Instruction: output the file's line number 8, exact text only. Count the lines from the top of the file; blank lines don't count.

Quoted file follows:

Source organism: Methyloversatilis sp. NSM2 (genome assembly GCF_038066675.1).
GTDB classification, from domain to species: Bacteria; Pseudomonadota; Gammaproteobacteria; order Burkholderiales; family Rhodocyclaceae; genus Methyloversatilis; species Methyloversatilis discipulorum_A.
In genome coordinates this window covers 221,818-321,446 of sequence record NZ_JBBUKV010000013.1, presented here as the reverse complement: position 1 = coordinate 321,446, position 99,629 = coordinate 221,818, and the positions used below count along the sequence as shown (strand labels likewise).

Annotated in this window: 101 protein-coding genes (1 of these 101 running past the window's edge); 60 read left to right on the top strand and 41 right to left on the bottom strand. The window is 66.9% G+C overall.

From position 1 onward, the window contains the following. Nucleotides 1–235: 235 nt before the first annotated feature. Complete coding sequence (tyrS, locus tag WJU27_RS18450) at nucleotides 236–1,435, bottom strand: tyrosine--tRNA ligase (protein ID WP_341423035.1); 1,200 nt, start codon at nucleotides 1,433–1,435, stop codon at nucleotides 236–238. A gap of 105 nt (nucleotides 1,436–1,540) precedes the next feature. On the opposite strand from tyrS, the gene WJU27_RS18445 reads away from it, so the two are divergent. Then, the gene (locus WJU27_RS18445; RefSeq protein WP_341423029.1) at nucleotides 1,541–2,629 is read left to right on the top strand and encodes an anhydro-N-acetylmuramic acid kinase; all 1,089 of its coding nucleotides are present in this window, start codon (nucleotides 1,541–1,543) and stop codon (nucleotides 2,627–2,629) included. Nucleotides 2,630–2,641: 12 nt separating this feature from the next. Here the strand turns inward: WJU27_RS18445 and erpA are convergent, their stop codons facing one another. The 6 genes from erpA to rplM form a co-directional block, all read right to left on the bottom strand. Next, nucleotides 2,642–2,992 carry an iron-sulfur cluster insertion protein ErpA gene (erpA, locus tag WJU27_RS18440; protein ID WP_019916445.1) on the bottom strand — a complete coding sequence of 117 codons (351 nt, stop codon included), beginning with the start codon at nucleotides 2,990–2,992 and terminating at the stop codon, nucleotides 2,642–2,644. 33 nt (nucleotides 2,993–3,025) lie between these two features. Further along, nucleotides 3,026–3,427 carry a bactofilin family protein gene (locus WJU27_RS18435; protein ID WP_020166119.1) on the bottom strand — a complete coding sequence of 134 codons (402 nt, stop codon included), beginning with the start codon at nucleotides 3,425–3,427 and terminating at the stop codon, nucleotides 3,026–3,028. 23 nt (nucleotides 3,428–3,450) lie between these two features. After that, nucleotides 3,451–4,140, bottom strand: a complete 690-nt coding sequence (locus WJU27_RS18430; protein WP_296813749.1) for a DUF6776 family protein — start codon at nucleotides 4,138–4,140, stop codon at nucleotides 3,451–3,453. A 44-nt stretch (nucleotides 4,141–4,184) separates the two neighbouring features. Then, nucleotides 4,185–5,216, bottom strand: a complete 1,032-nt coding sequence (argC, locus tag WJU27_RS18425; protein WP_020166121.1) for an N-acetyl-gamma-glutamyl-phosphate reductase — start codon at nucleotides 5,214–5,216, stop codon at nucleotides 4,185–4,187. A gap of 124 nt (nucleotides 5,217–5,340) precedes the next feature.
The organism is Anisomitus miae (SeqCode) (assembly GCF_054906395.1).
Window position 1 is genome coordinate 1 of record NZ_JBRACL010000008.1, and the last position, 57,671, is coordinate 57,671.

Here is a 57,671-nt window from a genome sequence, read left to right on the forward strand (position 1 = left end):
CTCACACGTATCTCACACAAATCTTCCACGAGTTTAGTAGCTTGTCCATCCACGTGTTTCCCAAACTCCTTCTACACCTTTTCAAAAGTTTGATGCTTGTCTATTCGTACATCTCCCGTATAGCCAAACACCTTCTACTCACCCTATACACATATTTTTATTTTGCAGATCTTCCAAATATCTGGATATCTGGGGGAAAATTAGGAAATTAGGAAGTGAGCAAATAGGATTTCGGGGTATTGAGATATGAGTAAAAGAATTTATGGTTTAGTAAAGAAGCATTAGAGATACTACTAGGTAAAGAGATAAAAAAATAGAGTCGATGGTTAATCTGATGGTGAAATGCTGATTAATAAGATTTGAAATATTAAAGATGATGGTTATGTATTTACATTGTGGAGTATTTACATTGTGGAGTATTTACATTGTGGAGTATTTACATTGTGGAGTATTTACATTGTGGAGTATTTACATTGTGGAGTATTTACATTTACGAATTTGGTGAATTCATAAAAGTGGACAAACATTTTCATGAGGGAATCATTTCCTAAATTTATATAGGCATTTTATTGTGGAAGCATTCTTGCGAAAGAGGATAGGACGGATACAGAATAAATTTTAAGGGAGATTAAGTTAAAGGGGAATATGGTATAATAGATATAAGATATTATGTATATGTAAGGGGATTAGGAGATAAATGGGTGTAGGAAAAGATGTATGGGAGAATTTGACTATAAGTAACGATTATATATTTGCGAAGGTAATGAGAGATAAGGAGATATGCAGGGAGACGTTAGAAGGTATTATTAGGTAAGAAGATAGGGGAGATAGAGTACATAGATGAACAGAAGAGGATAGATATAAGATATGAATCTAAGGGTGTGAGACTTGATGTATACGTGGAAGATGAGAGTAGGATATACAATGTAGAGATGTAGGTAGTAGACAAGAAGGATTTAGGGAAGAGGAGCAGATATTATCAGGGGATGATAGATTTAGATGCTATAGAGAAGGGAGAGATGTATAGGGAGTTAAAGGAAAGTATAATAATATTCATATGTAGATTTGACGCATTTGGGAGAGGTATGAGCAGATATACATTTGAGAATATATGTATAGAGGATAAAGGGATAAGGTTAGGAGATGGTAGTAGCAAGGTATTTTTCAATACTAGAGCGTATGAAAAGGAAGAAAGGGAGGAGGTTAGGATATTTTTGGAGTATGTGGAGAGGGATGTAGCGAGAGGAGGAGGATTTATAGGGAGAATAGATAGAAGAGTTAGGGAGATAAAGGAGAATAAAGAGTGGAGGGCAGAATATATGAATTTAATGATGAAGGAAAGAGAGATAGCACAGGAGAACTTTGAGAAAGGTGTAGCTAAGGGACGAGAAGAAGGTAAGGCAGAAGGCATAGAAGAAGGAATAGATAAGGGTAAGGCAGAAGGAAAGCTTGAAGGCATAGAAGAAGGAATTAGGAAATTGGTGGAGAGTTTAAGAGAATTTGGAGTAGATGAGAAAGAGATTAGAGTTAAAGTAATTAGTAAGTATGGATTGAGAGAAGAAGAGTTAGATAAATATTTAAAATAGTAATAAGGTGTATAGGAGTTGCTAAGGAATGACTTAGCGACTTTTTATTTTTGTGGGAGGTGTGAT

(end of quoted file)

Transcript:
Here is a 57,671-nt window from a genome sequence, read left to right on the forward strand (position 1 = left end):